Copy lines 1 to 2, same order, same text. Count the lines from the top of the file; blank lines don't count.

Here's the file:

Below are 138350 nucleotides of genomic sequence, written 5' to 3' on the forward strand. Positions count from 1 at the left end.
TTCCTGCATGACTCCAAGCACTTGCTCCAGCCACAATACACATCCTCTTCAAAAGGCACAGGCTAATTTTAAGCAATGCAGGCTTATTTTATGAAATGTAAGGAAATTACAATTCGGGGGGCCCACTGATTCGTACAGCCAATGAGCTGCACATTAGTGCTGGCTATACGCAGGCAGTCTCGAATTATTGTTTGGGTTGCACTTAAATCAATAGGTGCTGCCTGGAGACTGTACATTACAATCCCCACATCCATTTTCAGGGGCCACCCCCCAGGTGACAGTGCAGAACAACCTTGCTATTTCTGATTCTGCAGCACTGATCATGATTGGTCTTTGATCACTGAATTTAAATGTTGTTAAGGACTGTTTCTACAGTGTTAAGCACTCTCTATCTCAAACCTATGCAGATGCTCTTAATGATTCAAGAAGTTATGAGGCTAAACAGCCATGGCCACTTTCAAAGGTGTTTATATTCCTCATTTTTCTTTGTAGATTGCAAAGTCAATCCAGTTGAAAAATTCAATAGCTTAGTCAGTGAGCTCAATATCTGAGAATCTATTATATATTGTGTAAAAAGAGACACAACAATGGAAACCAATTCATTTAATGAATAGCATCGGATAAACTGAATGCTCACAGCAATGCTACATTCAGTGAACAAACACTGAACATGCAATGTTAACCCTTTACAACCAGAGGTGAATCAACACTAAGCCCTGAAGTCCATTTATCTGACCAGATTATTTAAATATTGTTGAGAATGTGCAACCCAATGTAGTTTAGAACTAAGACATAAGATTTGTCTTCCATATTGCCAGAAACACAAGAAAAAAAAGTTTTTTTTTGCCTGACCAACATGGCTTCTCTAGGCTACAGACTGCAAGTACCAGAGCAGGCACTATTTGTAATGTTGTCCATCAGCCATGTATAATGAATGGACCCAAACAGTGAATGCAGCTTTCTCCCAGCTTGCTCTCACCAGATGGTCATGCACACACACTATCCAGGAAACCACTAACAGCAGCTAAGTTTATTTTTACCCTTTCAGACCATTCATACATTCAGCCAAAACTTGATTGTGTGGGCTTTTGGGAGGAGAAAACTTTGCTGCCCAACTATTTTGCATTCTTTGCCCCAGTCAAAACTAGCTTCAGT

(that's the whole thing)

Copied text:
Below are 138350 nucleotides of genomic sequence, written 5' to 3' on the forward strand. Positions count from 1 at the left end.
TTCCTGCATGACTCCAAGCACTTGCTCCAGCCACAATACACATCCTCTTCAAAAGGCACAGGCTAATTTTAAGCAATGCAGGCTTATTTTATGAAATGTAAGGAAATTACAATTCGGGGGGCCCACTGATTCGTACAGCCAATGAGCTGCACATTAGTGCTGGCTATACGCAGGCAGTCTCGAATTATTGTTTGGGTTGCACTTAAATCAATAGGTGCTGCCTGGAGACTGTACATTACAATCCCCACATCCATTTTCAGGGGCCACCCCCCAGGTGACAGTGCAGAACAACCTTGCTATTTCTGATTCTGCAGCACTGATCATGATTGGTCTTTGATCACTGAATTTAAATGTTGTTAAGGACTGTTTCTACAGTGTTAAGCACTCTCTATCTCAAACCTATGCAGATGCTCTTAATGATTCAAGAAGTTATGAGGCTAAACAGCCATGGCCACTTTCAAAGGTGTTTATATTCCTCATTTTTCTTTGTAGATTGCAAAGTCAATCCAGTTGAAAAATTCAATAGCTTAGTCAGTGAGCTCAATATCTGAGAATCTATTATATATTGTGTAAAAAGAGACACAACAATGGAAACCAATTCATTTAATGAATAGCATCGGATAAACTGAATGCTCACAGCAATGCTACATTCAGTGAACAAACACTGAACATGCAATGTTAACCCTTTACAACCAGAGGTGAATCAACACTAAGCCCTGAAGTCCATTTATCTGACCAGATTATTTAAATATTGTTGAGAATGTGCAACCCAATGTAGTTTAGAACTAAGACATAAGATTTGTCTTCCATATTGCCAGAAACACAAGAAAAAAAAGTTTTTTTTTGCCTGACCAACATGGCTTCTCTAGGCTACAGACTGCAAGTACCAGAGCAGGCACTATTTGTAATGTTGTCCATCAGCCATGTATAATGAATGGACCCAAACAGTGAATGCAGCTTTCTCCCAGCTTGCTCTCACCAGATGGTCATGCACACACACTATCCAGGAAACCACTAACAGCAGCTAAGTTTATTTTTACCCTTTCAGACCATTCATACATTCAGCCAAAACTTGATTGTGTGGGCTTTTGGGAGGAGAAAACTTTGCTGCCCAACTATTTTGCATTCTTTGCCCCAGTCAAAACTAGCTTCAGT